For Beginners

There is a wide range of resources available at the State Library for researching your family history. It can be rather overwhelming for beginners, so we would recommend attending one of our regular introductory genealogy tours or workshops. See our Tours and Workshops page for full details of what’s on.

What type of information can I find?

Using our collections you may be able to discover:

  • when someone arrived in Australia
  • when someone was born, married or died
  • what your ancestors did for a living
  • where someone lived
  • photographs of your ancestors or of where they lived or worked

Where should I go?

Western Australian material is housed in the J S Battye Library of West Australian History on the 3rd floor. Material relating to the rest of Australia and other countries is housed in the Genealogy Centre also on the 3rd floor. The Family History tours explain the key resources held on both floors.

Can I get help?

If you are just starting out, you may like to visit when the Western Australian Genealogical Society Inc. (WAGS) volunteers are in attendance in the Genealogy Centre. They are on duty on Tuesdays, Wednesdays and Thursdays 9.30am – 1.00pm. Library staff at the enquiry desks will also be able to help you get started with your research.

How do I get started?

  • One of the most important things to remember for family history research is to begin with yourself and work backwards. Start by writing down everything you already know about the family and map out a rough family tree
  • Collect together material which can help with your family tree. Items which you may already have at home include certificates, photographs, diaries, letters, medals, family bibles, wills and other legal documents
  • Talk to relatives and record their memories. Remember, though, that family stories may not be entirely factual and will need to be confirmed
  • Decide how you are going to record all the information you find. This can be on paper, in a family history software program or a combination of the two

Resources for Beginners


There are many introductory handbooks available in the State Library. Try searching our catalogue with the keywords genealogy handbooks or browse the shelves in the Genealogy Centre at 929.1.


The State Library subscribes to a number of family history journals. You will find these on the family history display stand in the Genealogy Centre. They often include articles for beginners on topics such as choosing family history software programs, how to interpret old documents etc.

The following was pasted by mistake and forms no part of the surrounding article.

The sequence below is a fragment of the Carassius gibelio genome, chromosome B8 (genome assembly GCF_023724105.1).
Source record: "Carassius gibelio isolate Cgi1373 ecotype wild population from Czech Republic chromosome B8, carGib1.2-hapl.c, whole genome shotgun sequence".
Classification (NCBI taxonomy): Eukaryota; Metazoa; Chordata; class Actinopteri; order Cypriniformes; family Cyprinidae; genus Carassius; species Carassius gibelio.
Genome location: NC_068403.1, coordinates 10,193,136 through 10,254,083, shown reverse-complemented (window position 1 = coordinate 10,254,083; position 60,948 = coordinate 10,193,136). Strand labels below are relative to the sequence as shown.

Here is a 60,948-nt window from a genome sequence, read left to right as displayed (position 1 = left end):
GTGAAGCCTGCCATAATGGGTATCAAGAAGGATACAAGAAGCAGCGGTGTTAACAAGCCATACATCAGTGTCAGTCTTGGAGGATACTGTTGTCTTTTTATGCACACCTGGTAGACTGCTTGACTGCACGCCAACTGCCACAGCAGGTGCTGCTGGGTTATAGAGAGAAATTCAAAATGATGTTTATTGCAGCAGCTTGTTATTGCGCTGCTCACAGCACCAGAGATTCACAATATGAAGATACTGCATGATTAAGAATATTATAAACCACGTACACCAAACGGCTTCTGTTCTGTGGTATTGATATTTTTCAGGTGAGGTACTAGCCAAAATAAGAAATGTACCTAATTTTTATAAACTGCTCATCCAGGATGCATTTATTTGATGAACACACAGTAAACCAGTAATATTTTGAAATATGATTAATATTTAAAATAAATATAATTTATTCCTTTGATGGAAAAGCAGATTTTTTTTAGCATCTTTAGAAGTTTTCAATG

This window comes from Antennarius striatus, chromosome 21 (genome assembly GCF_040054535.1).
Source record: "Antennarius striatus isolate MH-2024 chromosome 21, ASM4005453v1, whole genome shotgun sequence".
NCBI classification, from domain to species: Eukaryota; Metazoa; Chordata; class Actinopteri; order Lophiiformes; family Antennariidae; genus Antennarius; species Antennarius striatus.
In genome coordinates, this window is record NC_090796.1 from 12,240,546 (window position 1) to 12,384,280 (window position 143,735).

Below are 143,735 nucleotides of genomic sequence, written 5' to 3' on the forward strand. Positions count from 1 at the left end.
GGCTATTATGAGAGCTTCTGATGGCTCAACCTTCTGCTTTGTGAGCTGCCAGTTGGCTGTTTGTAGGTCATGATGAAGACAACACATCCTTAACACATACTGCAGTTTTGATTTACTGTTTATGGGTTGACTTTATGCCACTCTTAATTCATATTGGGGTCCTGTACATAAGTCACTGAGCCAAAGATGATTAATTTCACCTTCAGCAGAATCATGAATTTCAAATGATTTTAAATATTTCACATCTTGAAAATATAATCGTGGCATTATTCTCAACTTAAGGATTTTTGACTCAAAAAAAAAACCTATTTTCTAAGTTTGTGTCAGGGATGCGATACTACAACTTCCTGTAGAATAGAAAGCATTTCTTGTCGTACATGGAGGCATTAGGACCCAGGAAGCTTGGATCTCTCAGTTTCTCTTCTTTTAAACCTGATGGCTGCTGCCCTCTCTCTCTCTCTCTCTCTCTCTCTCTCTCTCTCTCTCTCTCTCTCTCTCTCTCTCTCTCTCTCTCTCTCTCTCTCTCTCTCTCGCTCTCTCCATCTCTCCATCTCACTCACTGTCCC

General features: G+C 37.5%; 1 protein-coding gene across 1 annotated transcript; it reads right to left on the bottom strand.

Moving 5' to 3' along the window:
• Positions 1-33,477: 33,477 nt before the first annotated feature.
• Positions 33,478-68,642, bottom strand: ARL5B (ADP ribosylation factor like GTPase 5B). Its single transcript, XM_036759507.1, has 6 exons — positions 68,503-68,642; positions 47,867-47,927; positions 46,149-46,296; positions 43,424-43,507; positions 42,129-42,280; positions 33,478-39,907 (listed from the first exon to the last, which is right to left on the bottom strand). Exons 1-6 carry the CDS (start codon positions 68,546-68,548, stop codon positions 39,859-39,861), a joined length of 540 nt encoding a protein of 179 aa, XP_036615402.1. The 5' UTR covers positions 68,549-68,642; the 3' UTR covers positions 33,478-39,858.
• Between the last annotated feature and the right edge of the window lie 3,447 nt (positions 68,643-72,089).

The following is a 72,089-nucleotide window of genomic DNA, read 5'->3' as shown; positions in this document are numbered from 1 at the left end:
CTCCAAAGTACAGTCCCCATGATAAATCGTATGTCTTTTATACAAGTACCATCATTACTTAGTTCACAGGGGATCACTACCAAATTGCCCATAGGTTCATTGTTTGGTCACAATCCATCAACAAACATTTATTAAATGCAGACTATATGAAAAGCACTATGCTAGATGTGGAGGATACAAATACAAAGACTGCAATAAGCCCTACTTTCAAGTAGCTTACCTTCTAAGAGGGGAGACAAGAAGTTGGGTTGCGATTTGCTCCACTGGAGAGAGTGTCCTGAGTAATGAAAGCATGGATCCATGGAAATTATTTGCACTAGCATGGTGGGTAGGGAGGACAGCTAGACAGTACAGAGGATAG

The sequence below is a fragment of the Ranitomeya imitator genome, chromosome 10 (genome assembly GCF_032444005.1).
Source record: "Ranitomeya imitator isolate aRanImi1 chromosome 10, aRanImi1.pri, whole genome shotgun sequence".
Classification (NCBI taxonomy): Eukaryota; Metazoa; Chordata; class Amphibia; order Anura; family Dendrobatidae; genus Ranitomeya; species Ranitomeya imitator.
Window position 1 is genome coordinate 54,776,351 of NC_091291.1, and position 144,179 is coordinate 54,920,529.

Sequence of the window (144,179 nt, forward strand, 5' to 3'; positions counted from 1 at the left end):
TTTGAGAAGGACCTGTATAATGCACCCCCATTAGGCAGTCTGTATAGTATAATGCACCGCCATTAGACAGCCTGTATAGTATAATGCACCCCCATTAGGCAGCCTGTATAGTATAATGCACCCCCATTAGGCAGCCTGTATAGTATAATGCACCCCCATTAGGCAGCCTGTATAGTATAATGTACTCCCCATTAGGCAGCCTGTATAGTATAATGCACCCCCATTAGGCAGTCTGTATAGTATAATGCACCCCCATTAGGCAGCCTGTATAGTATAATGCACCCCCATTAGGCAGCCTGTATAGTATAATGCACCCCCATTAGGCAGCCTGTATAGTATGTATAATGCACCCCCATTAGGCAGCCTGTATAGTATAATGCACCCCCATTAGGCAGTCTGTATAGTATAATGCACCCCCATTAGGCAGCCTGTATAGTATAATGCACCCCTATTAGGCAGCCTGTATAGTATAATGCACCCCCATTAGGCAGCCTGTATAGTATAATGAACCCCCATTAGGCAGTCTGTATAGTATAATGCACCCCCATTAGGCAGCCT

Use our SLWA Family History Bookmarks to find websites recommended by the Family History Subject Specialists. Simply click on any heading of interest to see a list of websites relating to this topic. The larger the tag, the more websites appear on the list. Most of the headings are geographic locations, such as countries or Australian states, but there are also some general headings such as or convicts.

Other useful Australian gateways include:

Web Sites for Genealogists by Cora Num
Australian family history and genealogy selected websites by the National Library of Australia
The most comprehensive international family history gateway is Cyndi's List

Subject Guides

For detailed information on the family history sources available within the State Library and online, please refer to our Guides to Family History.

Tours & Workshops

Free tours and workshops are offered at the State Library as part of our Family History Program.

Research Tips

  • Always check surname variants when researching, e.g. Sherwood, Shearwood, Sharwood
  • Try to focus on one area of your family tree at a time
  • Once you have found information, make a record of where you located it, as you might have to return to your original source to verify something
  • Record unsuccessful research sources, as this will reduce the chances of repeating the same work further down the track
  • If possible confirm facts from a second source at every stage
  • Always photocopy certificates and important documents and leave the originals in a safe place
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Page last updated: Tuesday 3 May 2016

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